As public support for the death penalty wanes, the number of executions and projected death sentences in 2017 rose only slightly, remaining at nearly 25-year lows, according to the annual report released Thursday by the Death Penalty Information Center.
There were 23 executions this year the center says. Over the past 25 years, only last year's total, of 20, was lower.
Including three pending cases, 39 death sentences are expected to be handed down this year, according to the DPIC, which tracks data about the death penalty and has criticized the practice of capital punishment in America. That's the second-lowest death sentence total in 45 years. Again, only 2016 saw fewer sentences, with 31.
Peak years provide a stark contrast. In 1999, there were 98 executions. In 1996, there were 315 new death sentences.
The continued trend of relatively low rates of executions and death sentencing comes as public support for the death penalty fell to its lowest level in 45 years, according to an October 2017 Gallup poll, which found that 55 percent of Americans endorse capital punishment.
The DPIC report says there is a strong geographical concentration in the use of the death penalty. Seventy-four percent of all executions in the U.S. took place in four states: Texas (7), Arkansas (4), Florida (3) and Alabama (3). The remainder were carried out in four other states: Ohio (2), Virginia (2), Georgia (1) and Missouri (1).
You may remember that Arkansas sought to execute eight inmates earlier this year, over the course of just 11 days — which would have been a rate unprecedented in recent U.S. history, had it been happened as planned. The state cited the pending expiration of its lethal injection drugs as the impetus for the fast pace of executions. But four of those scheduled executions were stayed.
Across the country, more than 70 percent of scheduled executions were not carried out, whether because of exonerations, commutations or pardons, or because the executions were rescheduled.
Four people on death row were exonerated this year, the DPIC report notes. Those cases "highlighted systemic problems of racial bias, flawed forensic testimony, inadequate access to quality representation, and prosecutorial misconduct," the report says.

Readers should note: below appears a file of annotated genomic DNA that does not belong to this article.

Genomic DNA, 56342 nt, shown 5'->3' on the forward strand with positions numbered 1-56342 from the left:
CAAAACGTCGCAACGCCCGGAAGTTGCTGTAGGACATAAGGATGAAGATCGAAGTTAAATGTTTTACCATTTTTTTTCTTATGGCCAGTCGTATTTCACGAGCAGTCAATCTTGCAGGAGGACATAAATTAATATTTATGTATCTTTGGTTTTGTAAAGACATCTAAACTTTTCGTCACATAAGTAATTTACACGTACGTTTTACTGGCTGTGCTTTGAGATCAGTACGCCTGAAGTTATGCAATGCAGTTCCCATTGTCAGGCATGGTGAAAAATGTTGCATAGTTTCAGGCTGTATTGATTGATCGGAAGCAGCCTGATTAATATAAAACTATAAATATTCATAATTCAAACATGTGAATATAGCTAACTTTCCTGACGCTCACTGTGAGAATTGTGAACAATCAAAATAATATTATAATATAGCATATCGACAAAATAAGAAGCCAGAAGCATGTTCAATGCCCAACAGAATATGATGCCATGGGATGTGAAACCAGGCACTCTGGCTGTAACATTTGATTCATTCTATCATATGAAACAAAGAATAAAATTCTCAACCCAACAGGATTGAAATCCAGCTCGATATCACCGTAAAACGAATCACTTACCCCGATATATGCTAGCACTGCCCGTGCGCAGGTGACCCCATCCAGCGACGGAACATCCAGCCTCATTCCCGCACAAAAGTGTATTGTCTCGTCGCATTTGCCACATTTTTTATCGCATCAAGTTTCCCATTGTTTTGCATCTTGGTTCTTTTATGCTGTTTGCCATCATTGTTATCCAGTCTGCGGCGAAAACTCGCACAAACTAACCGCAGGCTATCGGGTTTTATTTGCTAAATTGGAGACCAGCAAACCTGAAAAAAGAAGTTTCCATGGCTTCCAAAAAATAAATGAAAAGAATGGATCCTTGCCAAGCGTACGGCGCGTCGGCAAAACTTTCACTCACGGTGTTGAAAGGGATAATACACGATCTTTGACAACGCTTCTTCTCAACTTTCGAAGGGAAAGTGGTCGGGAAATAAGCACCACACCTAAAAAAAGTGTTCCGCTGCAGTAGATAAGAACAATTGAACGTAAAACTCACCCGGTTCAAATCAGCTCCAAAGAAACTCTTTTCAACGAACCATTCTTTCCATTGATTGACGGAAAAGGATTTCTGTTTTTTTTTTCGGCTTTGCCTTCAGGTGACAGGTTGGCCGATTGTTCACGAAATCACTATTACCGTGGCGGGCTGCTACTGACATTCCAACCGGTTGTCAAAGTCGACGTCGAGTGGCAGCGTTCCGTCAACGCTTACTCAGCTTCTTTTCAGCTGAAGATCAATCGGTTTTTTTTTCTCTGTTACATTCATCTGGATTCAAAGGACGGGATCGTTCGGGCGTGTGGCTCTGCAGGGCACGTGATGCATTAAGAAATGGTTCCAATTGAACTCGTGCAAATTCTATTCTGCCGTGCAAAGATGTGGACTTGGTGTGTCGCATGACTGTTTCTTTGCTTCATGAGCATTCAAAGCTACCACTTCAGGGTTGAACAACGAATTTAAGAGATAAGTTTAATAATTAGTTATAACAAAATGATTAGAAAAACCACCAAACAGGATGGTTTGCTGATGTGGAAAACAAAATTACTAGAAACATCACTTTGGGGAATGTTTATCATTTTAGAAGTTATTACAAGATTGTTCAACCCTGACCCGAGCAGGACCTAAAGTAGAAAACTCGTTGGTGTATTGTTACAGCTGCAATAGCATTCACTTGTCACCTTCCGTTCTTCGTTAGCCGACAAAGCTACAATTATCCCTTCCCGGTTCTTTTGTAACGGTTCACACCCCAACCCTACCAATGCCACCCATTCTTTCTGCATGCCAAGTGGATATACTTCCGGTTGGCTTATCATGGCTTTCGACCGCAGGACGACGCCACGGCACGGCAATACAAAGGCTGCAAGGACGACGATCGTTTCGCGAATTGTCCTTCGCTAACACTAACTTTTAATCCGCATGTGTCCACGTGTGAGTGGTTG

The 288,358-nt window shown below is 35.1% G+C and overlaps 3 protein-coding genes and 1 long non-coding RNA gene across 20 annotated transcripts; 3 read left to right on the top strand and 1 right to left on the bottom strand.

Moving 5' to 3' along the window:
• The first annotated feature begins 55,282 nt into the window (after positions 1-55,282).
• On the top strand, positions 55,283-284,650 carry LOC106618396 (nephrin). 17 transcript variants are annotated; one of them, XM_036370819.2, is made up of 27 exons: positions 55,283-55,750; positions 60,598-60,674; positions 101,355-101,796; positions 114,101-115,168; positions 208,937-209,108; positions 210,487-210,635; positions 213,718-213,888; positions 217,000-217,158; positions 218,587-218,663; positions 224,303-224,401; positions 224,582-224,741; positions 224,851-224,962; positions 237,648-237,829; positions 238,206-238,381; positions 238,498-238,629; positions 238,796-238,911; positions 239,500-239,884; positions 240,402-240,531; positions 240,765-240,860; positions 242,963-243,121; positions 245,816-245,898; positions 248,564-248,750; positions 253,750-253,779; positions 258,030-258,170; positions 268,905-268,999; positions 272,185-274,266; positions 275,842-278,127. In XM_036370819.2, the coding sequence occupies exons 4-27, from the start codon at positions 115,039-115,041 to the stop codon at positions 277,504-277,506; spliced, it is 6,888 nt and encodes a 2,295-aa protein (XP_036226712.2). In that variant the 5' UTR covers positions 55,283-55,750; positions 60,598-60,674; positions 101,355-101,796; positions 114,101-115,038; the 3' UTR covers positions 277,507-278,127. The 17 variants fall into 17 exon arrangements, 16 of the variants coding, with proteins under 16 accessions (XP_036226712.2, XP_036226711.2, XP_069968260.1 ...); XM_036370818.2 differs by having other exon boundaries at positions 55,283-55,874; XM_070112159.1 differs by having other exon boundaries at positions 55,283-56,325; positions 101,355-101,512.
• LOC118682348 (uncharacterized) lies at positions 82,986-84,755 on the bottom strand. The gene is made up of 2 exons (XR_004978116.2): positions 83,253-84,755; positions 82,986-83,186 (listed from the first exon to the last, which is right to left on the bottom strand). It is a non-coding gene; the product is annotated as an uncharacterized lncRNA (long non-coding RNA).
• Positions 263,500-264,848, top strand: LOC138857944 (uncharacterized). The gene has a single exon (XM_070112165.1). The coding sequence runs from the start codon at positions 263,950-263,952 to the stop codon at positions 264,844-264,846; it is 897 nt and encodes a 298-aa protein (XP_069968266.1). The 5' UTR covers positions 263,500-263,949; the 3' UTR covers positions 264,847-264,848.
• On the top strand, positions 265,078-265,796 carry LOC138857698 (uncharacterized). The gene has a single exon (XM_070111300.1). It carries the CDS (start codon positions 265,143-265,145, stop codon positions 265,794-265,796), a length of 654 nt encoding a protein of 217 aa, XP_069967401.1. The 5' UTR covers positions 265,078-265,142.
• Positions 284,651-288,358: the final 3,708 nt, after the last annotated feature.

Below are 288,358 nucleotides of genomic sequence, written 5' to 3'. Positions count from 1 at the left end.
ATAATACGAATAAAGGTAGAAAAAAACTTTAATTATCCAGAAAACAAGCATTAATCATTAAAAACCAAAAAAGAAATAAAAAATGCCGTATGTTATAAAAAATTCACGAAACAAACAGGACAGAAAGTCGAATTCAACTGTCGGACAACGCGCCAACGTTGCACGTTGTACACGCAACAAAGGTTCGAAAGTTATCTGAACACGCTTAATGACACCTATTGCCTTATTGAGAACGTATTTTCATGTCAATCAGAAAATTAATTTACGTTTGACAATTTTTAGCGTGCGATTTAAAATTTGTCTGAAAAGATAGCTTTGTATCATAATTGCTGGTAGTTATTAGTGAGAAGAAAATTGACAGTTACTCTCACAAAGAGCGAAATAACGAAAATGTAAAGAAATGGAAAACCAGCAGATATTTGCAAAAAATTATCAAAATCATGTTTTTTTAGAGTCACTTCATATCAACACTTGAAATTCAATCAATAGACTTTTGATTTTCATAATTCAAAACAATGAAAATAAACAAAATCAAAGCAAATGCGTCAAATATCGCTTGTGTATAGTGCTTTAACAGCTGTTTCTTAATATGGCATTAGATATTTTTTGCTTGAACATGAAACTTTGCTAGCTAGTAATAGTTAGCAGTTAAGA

For instance, Rodricus Crawford was exonerated after he received a new trial, in part, because the lead prosecutor in his original case had "unconstitutionally excluded black jurors on the basis of race." Other men were exonerated after trials that depended on circumstantial evidence or contradictory testimony, or after it was revealed that prosecutors had withheld exculpatory evidence.
Examining the 23 executions that were carried out across the country, DPIC found "systemic problems" tied to concerns about whether inmates received adequate representation or fair judicial review. In 90 percent of the cases, the center wrote, there was "significant evidence of mental illness, intellectual disability, brain damage, severe trauma, and/or innocence."
The report concludes:
"As use of the death penalty dwindles, one might expect that the few cases that result in death sentences and the even fewer that result in executions would truly be the most egregious crimes and the most culpable offenders. But this year's events show once again that is not the case. Instead, states appear to be clinging to the death penalty by executing any prisoner unlucky enough to have reached the end of the appeals process without competent representation or rigorous judicial review and by doing so by any means at their disposal."
NPR's Rebecca Hersher, reporting on last year's report, noted some tensions in America's approach to the death penalty.
"Death sentences and executions have been declining steadily since the mid-1990s," she wrote. "But 2016 also generated seemingly contradictory information about how the public views capital punishment. Even as jurors have increasingly voted for life in prison instead of execution, voters in three states rejected propositions that would have eliminated the death penalty."
A decline in executions could be shaped by a number of factors.
As NPR's Debbie Elliott has reported, some states that want to carry out executions are being stymied or slowed by the limited availability of drugs permitted for use in lethal injections. Debbie writes:
"Pharmacies are refusing to provide the deadly combinations of paralytics and fast-acting sedatives needed to put prisoners to death.
" 'I'll admit, it's more and more difficult to carry out the sentence of the death penalty,' says Republican Andy Gipson, chairman of the Mississippi House Judiciary B Committee. Mississippi hasn't executed anyone since 2012, but Gibson says that for the past six years lawmakers have had to tweak the state's death penalty statute to keep it constitutional.
" 'It's been a huge problem,' he says. 'We try to see if we can come up with another suitable formula of injection that will be humane, and then another lawsuit gets filed to say we can't do that either.' "
Mississippi is one of several states that is moving to permit "old-school execution methods," as Debbie puts it — like firing squads, gas chambers and the electric chair — to get around restrictions on lethal injection drugs.